GRAND RAPIDS, Mich. — As infusion centers have grown in complexity throughout the years, so too has the patient experience in these suites, with individuals often asked to take on a greater understanding of the clinical and financial impacts of their treatment, according to a presenter at the National Organization of Rheumatology Managers Annual Conference.
“On the surface level, it’s simple — the patient needs to get infused, and we need to get paid for that infusion,” Christine Mann, MBA, CMOM, chief operations officer for DENT Neurologic Institute & Infusion Center, in Buffalo, New York, and managing partner with NeuroNet GPO, told attendees. “However, what people don’t see is there are more complex infusion therapies, particularly with most centers doing rituximab now — which is a black-box warning drug — where you have to really be aware of what’s required for that. In addition, we now have vendor and specialty pharmacy logistics, where certain patients need to be registered before they can get a drug, and even before it ships.”
“You have to be aware of single-source distribution, and how the purchase price changes every quarter, as well as keeping up with average sale price and making sure your billers know that they’re billing correctly,” she added. “And, of course, you have payer mandates.”
Infusion center staffing has also grown more complex, Mann said. She described how when her infusion center first began, there was “just a few of us” assisting patients. However, now infusion center teams often require a services and support manager, a prior authorization specialist, a clinical nursing manager and a pre-registration specialist.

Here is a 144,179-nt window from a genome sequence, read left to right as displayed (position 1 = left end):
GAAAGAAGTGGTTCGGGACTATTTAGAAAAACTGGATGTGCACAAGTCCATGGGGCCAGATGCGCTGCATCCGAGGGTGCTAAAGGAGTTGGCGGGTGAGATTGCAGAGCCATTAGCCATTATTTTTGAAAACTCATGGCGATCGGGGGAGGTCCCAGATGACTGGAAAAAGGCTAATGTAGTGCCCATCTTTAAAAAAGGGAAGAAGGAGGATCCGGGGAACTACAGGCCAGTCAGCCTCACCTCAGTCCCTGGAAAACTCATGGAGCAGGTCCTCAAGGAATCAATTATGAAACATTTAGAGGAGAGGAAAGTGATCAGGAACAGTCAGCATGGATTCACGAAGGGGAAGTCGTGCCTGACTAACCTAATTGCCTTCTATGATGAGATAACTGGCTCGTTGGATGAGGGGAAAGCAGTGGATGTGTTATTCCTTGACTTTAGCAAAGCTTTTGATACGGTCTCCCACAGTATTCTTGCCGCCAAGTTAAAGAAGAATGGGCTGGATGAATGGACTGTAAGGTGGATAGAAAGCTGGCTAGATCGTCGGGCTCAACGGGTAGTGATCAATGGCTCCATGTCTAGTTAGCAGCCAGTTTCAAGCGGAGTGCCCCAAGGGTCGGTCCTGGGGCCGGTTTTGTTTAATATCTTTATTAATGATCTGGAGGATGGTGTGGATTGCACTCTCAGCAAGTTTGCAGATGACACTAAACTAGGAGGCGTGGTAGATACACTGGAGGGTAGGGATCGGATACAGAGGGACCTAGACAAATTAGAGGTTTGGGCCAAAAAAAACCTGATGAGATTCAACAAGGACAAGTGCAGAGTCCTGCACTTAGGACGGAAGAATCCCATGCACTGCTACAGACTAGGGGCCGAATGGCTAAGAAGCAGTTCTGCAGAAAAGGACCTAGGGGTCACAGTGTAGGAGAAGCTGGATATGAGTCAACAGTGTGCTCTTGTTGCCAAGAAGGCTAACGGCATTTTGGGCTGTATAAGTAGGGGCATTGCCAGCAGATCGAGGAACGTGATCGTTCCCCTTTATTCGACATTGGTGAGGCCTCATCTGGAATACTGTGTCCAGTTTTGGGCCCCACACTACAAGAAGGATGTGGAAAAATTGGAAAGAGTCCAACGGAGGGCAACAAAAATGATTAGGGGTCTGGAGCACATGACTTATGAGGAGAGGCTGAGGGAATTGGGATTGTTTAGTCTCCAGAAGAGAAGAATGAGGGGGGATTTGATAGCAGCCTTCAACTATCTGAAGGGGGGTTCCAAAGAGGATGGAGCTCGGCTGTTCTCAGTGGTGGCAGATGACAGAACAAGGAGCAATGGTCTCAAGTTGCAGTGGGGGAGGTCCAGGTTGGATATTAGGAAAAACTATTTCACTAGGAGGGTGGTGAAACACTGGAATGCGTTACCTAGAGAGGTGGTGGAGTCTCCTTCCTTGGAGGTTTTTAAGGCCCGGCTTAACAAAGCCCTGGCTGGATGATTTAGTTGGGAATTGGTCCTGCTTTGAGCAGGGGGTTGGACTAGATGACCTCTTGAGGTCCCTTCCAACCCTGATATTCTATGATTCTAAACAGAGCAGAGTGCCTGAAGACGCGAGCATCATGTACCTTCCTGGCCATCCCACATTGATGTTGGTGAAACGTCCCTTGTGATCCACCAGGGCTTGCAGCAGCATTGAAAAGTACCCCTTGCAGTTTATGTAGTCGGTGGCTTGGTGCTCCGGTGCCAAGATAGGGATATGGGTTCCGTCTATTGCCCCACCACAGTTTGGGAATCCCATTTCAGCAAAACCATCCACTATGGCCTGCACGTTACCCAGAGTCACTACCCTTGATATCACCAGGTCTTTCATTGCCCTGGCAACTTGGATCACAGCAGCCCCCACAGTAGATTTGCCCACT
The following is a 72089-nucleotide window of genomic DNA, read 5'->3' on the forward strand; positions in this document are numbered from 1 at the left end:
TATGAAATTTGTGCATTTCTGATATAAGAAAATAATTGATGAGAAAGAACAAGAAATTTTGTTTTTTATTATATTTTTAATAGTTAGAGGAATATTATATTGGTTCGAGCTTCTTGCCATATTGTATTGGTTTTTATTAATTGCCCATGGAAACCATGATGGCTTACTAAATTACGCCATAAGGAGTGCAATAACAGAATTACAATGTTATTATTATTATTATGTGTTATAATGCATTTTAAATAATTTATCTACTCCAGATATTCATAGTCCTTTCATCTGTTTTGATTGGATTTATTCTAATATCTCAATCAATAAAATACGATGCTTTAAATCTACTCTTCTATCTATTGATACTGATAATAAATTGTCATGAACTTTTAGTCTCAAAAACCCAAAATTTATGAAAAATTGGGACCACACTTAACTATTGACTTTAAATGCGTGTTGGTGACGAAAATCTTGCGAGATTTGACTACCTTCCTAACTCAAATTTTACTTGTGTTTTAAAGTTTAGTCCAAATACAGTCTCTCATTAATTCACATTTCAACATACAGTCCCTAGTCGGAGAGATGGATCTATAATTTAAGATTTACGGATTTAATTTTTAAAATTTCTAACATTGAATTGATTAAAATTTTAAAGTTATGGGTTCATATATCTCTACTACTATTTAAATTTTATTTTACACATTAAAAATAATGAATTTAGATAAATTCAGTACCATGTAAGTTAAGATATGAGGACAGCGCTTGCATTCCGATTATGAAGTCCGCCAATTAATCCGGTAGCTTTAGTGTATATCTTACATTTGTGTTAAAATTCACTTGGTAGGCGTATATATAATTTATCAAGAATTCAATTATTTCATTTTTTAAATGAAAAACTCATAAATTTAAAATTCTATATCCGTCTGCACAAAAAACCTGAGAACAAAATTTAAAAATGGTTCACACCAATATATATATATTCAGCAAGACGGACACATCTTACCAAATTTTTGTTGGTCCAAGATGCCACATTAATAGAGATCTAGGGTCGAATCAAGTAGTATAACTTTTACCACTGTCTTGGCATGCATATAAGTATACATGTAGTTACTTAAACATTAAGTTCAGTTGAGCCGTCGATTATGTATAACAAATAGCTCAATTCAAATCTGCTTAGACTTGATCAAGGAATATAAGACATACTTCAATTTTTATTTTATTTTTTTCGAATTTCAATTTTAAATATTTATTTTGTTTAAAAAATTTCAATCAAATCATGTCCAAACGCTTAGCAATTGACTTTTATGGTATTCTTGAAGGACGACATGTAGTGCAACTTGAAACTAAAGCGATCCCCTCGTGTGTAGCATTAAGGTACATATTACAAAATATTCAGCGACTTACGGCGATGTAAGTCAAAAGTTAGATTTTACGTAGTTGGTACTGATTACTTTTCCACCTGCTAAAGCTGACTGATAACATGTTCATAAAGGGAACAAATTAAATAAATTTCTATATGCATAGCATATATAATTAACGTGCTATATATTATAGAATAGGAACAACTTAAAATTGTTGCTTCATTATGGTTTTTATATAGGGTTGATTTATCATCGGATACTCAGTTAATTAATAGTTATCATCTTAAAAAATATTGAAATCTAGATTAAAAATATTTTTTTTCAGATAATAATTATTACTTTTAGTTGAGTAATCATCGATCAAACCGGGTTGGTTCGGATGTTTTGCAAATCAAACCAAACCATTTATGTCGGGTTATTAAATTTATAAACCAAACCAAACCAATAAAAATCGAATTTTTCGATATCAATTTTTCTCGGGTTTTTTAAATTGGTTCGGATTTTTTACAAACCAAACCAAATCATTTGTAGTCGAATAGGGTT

In addition, this team must remain vigilant in informing patients of their financial obligations, according to Mann. This includes a services and support manager providing insurance benefit education, copay assistance and foundation access; a prior-authorization specialist explaining guidelines, expected costs and overall coverage; and a pre-registration specialist who guides patients through high-deductible plans and calculating out-of-pocket costs.
“The patient experience has become more reliant on understanding both clinical and financial impacts of infusion,” Mann said. “We really have evolved from calling a patient and telling them they are coming in, and that patient saying, ‘OK, I’m really excited. The doctor said this is going to make me feel better.’ Now, the patient has to understand what that means, how often are they coming, what are their out-of-pocket costs and what is going to be paid up front.”
“We do try to help people a lot more with the copay card programs and the savings programs that the manufacturers offer,” she added. “It is getting to the point where we are helping them get set up before they leave the office, because we have found that giving them a pamphlet and sending them home doesn’t do much — until of course they get a bill in the mail for $2,000 and they don’t understand. Part of the patient experience is helping patients understand our coverage and insurance language.” – by Jason Laday
Mann C. Re-imaging your infusion suite and ancillary; Presented at: National Organization of Rheumatology Managers Annual Conference; Sept. 13-14, 2019; Grand Rapids, Michigan.
Disclosure: Mann reports no relevant financial disclosures.